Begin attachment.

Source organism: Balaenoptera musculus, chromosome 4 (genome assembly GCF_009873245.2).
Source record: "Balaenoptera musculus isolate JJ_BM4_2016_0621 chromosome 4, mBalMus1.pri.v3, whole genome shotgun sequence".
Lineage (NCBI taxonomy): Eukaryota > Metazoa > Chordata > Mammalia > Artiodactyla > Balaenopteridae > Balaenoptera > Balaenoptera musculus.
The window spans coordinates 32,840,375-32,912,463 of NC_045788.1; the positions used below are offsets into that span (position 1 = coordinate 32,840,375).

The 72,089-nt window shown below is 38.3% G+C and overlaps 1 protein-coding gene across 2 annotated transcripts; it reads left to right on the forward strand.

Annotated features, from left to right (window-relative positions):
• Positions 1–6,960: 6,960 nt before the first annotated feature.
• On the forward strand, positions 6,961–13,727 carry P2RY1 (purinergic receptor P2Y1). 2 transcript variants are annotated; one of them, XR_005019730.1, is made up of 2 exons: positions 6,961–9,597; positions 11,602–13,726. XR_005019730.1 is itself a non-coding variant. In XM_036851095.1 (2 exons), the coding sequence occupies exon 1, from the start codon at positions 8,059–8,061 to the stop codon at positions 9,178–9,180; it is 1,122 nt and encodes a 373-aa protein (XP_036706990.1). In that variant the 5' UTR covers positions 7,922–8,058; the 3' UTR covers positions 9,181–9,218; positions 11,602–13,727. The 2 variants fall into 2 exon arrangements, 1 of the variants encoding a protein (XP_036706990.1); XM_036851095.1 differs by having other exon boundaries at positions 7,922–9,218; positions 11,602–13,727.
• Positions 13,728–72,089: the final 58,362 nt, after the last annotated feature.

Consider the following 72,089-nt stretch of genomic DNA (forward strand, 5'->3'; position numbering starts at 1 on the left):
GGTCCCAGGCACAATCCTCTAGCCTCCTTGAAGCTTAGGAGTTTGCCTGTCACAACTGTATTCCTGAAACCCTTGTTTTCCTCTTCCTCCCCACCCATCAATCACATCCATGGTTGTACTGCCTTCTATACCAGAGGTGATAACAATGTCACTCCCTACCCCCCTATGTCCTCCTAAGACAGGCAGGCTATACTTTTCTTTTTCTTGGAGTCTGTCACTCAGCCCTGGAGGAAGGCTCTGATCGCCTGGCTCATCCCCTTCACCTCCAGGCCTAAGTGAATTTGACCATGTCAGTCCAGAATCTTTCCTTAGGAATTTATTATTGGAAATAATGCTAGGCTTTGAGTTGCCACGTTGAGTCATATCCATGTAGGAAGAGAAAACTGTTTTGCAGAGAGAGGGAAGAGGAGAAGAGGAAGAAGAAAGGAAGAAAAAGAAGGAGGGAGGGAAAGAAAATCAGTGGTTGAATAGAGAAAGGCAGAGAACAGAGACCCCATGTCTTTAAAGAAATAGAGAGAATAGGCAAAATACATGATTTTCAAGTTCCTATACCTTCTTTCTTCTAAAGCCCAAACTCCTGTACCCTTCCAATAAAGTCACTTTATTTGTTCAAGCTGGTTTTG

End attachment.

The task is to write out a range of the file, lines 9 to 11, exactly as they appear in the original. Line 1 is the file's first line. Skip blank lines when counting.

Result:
• Positions 13,728–72,089: the final 58,362 nt, after the last annotated feature.

Consider the following 72,089-nt stretch of genomic DNA (forward strand, 5'->3'; position numbering starts at 1 on the left):
GGTCCCAGGCACAATCCTCTAGCCTCCTTGAAGCTTAGGAGTTTGCCTGTCACAACTGTATTCCTGAAACCCTTGTTTTCCTCTTCCTCCCCACCCATCAATCACATCCATGGTTGTACTGCCTTCTATACCAGAGGTGATAACAATGTCACTCCCTACCCCCCTATGTCCTCCTAAGACAGGCAGGCTATACTTTTCTTTTTCTTGGAGTCTGTCACTCAGCCCTGGAGGAAGGCTCTGATCGCCTGGCTCATCCCCTTCACCTCCAGGCCTAAGTGAATTTGACCATGTCAGTCCAGAATCTTTCCTTAGGAATTTATTATTGGAAATAATGCTAGGCTTTGAGTTGCCACGTTGAGTCATATCCATGTAGGAAGAGAAAACTGTTTTGCAGAGAGAGGGAAGAGGAGAAGAGGAAGAAGAAAGGAAGAAAAAGAAGGAGGGAGGGAAAGAAAATCAGTGGTTGAATAGAGAAAGGCAGAGAACAGAGACCCCATGTCTTTAAAGAAATAGAGAGAATAGGCAAAATACATGATTTTCAAGTTCCTATACCTTCTTTCTTCTAAAGCCCAAACTCCTGTACCCTTCCAATAAAGTCACTTTATTTGTTCAAGCTGGTTTTG